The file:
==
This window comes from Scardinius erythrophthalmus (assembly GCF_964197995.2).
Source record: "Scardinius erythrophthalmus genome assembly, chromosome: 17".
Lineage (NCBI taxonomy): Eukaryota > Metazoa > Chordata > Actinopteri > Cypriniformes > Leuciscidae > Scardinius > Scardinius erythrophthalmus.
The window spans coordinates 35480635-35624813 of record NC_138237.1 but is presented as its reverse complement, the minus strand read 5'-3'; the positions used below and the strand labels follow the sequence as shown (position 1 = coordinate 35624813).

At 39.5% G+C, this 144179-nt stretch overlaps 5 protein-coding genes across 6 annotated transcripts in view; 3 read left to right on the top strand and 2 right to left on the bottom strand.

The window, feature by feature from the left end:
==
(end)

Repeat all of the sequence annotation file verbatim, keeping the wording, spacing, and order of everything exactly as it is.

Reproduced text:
This window comes from Scardinius erythrophthalmus (assembly GCF_964197995.2).
Source record: "Scardinius erythrophthalmus genome assembly, chromosome: 17".
Lineage (NCBI taxonomy): Eukaryota > Metazoa > Chordata > Actinopteri > Cypriniformes > Leuciscidae > Scardinius > Scardinius erythrophthalmus.
The window spans coordinates 35480635-35624813 of record NC_138237.1 but is presented as its reverse complement, the minus strand read 5'-3'; the positions used below and the strand labels follow the sequence as shown (position 1 = coordinate 35624813).

At 39.5% G+C, this 144179-nt stretch overlaps 5 protein-coding genes across 6 annotated transcripts in view; 3 read left to right on the top strand and 2 right to left on the bottom strand.

The window, feature by feature from the left end: